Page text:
What is diarrhoea?
Diarrhoea is the repeated and frequent passing of abnormally loose or watery stool. Most of the time, you’ll contract diarrhoea as a result of food poisoning or from coming into contact with someone who is already suffering from it.
Harmful microorganisms work their way into your digestive system, causing you to develop a bowel infection (gastroenteritis).
What causes Diarrhoea?
Diarrhoea can be embarrassing and disabling. The primary symptoms— frequent, loose and often watery stools — may temporarily prevent you from getting on with your everyday life.
But there are other symptoms too, which you may or may not experience, depending on the cause of your illness:
- Stomach pain
- Wind and bloating
- Fatigue and tiredness
- Nausea and/or vomiting
While things like stomach cramps and diarrhoea are common, there are some rather more colourful symptoms, too. You may notice green diarrhoea, for example. Your stools can turn green in colour due to food poisoning, fast-moving bile or resulting from use of laxatives.
What causes diarrhoea in these cases? Nasty microorganisms work their way into your digestive system, causing you to develop a bowel infection (gastroenteritis). These include:
- Bacteria (such as E.coli, Salmonella or Shigella)
- Viruses (such as a norovirus, rotavirus or enterovirus)
- Parasites (such as those which cause giardiasis and amoebiasis)
The underlying cause of your diarrhoea is an indicator of how severe it will be and how long it will last. Getting the runs from norovirus means your symptoms will probably disappear after a couple of days, whereas giardiasis can cause diarrhoea which lasts for weeks.
It’s also possible to develop diarrhoea in response to allergies, stress or taking certain medicines. Other causes of non-infectious diarrhoea include:
- Food intolerances, including lactose and gluten intolerance
- Flare-ups in inflammatory bowel diseases, such as Crohn’s disease
- Irritable bowel syndrome (IBS)
- Pancreatic problems
- Recent surgery on the stomach and intestines, or removal of the gallbladder
- Hormonal changes, for example those linked to thyroid disease, adrenal disease and diabetes
- Bowel cancer and rare tumours
- Radiotherapy to the abdomen
- Overuse of caffeine or alcohol
Diarrhoea after eating
Sometimes diarrhoea is triggered while you’re eating, or shortly after you’ve finished a meal, particularly if you’re already suffering from an upset tummy as the bowel and the nerves that control its behaviour are already irritated. As the stomach and small intestine stretch with food, the nerve reflexes which trigger your need to go to the toilet are more easily stimulated.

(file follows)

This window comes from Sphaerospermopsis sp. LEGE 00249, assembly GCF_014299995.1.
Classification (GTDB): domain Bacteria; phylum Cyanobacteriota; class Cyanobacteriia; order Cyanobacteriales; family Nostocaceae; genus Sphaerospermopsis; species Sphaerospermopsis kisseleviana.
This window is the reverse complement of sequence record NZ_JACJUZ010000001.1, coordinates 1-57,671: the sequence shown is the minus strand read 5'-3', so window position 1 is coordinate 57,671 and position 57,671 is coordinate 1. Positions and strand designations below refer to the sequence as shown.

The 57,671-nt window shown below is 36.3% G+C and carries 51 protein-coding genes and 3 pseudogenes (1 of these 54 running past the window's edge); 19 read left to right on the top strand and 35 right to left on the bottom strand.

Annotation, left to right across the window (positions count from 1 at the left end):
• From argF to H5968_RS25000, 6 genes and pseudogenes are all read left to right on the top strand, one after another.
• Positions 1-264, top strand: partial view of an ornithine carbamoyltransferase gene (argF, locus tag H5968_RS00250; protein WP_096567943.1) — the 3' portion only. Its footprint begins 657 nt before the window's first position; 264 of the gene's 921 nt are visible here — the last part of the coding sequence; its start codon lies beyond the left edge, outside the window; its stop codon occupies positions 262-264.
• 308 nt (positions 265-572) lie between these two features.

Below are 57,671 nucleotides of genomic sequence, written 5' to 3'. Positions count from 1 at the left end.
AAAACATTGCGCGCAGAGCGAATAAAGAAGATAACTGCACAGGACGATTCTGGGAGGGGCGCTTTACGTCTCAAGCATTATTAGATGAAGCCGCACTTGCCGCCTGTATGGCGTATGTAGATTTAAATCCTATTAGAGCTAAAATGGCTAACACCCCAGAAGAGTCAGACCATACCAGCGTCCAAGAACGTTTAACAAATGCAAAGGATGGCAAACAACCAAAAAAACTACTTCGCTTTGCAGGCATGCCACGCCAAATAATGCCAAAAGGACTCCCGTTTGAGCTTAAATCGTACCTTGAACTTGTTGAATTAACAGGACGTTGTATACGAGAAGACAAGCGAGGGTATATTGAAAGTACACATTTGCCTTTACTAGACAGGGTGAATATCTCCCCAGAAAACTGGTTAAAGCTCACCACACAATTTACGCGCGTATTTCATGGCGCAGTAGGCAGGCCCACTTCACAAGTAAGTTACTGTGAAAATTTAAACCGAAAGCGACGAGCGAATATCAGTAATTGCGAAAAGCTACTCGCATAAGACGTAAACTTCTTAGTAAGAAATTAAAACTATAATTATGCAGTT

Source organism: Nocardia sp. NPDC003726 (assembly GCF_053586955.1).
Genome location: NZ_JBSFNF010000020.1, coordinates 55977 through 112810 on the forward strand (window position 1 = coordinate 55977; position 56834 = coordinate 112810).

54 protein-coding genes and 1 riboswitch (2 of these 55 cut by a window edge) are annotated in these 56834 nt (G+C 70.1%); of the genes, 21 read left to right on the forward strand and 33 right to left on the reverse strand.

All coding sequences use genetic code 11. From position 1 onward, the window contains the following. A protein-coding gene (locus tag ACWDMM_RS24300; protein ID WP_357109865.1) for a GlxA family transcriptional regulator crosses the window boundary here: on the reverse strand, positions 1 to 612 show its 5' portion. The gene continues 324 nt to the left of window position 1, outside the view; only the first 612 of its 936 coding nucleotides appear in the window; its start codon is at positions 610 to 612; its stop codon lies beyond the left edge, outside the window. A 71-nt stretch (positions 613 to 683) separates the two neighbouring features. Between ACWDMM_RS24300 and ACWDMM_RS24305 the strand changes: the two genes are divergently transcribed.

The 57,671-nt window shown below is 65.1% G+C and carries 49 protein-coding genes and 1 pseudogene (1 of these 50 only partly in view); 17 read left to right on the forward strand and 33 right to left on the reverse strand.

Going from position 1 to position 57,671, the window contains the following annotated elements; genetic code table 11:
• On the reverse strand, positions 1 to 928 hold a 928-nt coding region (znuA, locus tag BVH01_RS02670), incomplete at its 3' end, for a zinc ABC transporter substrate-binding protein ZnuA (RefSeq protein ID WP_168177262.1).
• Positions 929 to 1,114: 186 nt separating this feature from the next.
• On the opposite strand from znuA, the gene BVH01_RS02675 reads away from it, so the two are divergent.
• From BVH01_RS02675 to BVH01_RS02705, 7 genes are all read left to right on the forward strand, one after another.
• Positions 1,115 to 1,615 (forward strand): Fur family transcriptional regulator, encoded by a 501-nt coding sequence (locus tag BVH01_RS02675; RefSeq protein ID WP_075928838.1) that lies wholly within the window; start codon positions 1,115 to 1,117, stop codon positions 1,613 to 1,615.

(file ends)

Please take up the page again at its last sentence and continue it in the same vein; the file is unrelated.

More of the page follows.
Painful and persistent diarrhoea
Some symptoms are less common and might be a sign of something more serious. If you’ve had persistent diarrhoea for more than three or four days, or notice any of the following symptoms, then it’s recommended you get in touch with your GP immediately:
- Blood in your stool or dark black stools
- Mucus passed with no stools
- Severe pain in your abdomen or rectum
In these more serious cases, your doctor will probably need to take a stool sample and send it off for testing.
How to manage diarrhoea
Working out how to stop diarrhoea isn’t always straightforward. Acute diarrhoea, which appears suddenly, often resolves itself with some simple steps after a few days. Chronic diarrhoea may take longer to treat.
When you have diarrhoea, it’s important to keep hydrated, drink plenty of fluids in small, regular sips. Opt for liquids that contain lots of water, salt and sugar, such as thin soup and fruit juice mixed with water. You can also take oral rehydration solution drinks if you already feel very dehydrated.
Although you might not feel like it, it’s recommended that you eat solid food as soon as you can. Stick to light and fairly bland snacks such as bananas, vegetables and potatoes, rather than deep fried foods and spicy curries.
Wondering how to prevent diarrhoea so that it doesn’t happen again?
You can bolster your defences against the viruses and bacteria that cause diarrhoea by trying to improve your general digestive health. A healthy balanced diet, rich in fibre containing foods such as wholegrain carbohydrates and a wide variety of vegetables and fruit can help achieve an optimally balanced gut. However, if you are unable to tolerate these foods, an easy way to add fibre to your diet is through a high fibre food supplement.
Please seek advise from your GP or healthcare practitioner if you are suffering from chronic diarrhoea, especially if it gets worse.
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